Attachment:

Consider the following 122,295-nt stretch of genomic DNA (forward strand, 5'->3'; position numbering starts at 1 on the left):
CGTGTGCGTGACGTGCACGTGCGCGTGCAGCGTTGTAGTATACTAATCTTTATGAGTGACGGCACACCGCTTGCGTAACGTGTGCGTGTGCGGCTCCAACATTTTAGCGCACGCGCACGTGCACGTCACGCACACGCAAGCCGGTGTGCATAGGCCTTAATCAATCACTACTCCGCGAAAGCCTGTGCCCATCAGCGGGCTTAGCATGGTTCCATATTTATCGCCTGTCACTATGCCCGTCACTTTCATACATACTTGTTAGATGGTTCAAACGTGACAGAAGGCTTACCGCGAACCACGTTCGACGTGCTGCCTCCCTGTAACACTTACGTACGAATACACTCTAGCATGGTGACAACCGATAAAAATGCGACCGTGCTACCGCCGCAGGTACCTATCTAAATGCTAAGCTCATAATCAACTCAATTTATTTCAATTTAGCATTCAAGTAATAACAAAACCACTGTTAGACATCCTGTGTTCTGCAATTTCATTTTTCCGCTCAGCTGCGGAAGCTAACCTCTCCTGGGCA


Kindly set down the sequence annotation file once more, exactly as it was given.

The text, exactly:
Consider the following 122,295-nt stretch of genomic DNA (forward strand, 5'->3'; position numbering starts at 1 on the left):
CGTGTGCGTGACGTGCACGTGCGCGTGCAGCGTTGTAGTATACTAATCTTTATGAGTGACGGCACACCGCTTGCGTAACGTGTGCGTGTGCGGCTCCAACATTTTAGCGCACGCGCACGTGCACGTCACGCACACGCAAGCCGGTGTGCATAGGCCTTAATCAATCACTACTCCGCGAAAGCCTGTGCCCATCAGCGGGCTTAGCATGGTTCCATATTTATCGCCTGTCACTATGCCCGTCACTTTCATACATACTTGTTAGATGGTTCAAACGTGACAGAAGGCTTACCGCGAACCACGTTCGACGTGCTGCCTCCCTGTAACACTTACGTACGAATACACTCTAGCATGGTGACAACCGATAAAAATGCGACCGTGCTACCGCCGCAGGTACCTATCTAAATGCTAAGCTCATAATCAACTCAATTTATTTCAATTTAGCATTCAAGTAATAACAAAACCACTGTTAGACATCCTGTGTTCTGCAATTTCATTTTTCCGCTCAGCTGCGGAAGCTAACCTCTCCTGGGCA